Named after Hez Houston Ray, a can-do teacher who came to Fairbanks in 1952. His friends called him an “irresistible force,” when advocating for youth sports, and he was well-known for his unusual and concerted efforts to get any job done. One of his most complex—and famous—schemes involved the development of the Big Dipper Ice Arena that now resides at the Hez Ray Sports Complex.
May 15 - September 15
Home of the Delta Historical Society Museum, Rika's Roadhouse at Big Delta State Historical Park is in a ten-acre state park on the shores of the Tanana River. The Valdez-to-Fairbanks Trail ran through here and continued across the river, aided by a ferry. The roadhouse was built to accommodate the travelers and is a National Historic Site. The museum is a separate building behind the roadhouse and has displays of artifacts from the Alaskan life.
Home of the Delta Historical Society Museum, Rika's Roadhouse at Big Delta State Historical Park is in a ten-acre state…
Listen carefully among the wild brush and you can hear the whirl of some of the world's most powerful computers and minds. It's a fascinating look at computers and a fun hands-on visit to see what these magical machines can do. The computers are working on research relating to tsunami early-warning systems, Arctic region climate research, and human-computer interface. But the most fun More...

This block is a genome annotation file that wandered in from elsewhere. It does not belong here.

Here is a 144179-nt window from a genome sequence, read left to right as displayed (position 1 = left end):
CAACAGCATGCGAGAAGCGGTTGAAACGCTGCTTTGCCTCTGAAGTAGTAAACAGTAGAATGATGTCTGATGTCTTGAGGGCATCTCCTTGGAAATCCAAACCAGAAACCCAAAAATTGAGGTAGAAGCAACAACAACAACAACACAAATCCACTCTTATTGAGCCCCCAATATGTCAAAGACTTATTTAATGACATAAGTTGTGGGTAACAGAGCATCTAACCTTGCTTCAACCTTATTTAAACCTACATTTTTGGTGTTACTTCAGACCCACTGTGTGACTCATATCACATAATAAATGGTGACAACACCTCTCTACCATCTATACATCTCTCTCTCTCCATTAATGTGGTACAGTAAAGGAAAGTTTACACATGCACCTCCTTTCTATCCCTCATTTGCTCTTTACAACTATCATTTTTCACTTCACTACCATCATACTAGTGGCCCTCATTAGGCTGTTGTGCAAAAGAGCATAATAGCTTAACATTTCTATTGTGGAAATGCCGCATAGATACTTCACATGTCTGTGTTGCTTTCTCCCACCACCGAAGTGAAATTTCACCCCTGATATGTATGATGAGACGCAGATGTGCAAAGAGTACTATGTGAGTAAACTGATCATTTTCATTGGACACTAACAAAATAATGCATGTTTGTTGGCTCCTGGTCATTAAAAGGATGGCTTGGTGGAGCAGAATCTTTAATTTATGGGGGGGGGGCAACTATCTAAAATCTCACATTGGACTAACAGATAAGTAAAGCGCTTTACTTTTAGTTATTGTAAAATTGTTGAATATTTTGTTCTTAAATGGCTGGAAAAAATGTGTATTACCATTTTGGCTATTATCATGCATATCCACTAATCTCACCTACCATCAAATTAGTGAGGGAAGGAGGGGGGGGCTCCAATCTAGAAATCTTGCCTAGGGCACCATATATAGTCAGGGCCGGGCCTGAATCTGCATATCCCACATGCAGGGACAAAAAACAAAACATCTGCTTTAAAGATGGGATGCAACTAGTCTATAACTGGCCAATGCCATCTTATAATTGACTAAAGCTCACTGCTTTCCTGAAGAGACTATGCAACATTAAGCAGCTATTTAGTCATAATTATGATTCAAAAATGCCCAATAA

The Sullivan Roadhouse Historical Museum is housed in the oldest roadhouse in the interior of Alaska and is located in the heart of Delta Junction at the End of the Alaska Highway. Built in 1905 by John and Florence Sullivan, the log lodge now houses a museum that focuses on the Valdez-Fairbanks Trail and the roadhouses that operated along its route. Beautifully recreated rooms, as More...
Mid-May to September
Devoted to all things ice, this museum will put you in a winter mood no matter what the summer temperatures are like. You'll see several large ice displays, a freezer you can go in to feel like it's 20 degrees below zero, a huge-screen slide show with the annual World Ice Art championships, and freezers with huge ice tableaux.
The gold rush that started Fairbanks relied heavily on an early railroad to quickly and efficiently move people and valuable goods along a string of mines and supporting communities. The Tanana Valley Railroad Museum illustrates the role of this railroad in Fairbanks’ first industry through historical exhibits, interpretive train rides, and on-site restoration.
Tetlin is one of only two refuges in Alaska that are road accessible. It harbors a varied landscape, from rugged snowcapped peaks and glacially fed rivers to tundra, forest, and wetlands. The Refuge was established to conserve waterfowl, raptors and other migratory birds, furbearers, moose, and caribou—which lie in abundance within its borders. The visitor center is about 1.5 hours from Tok.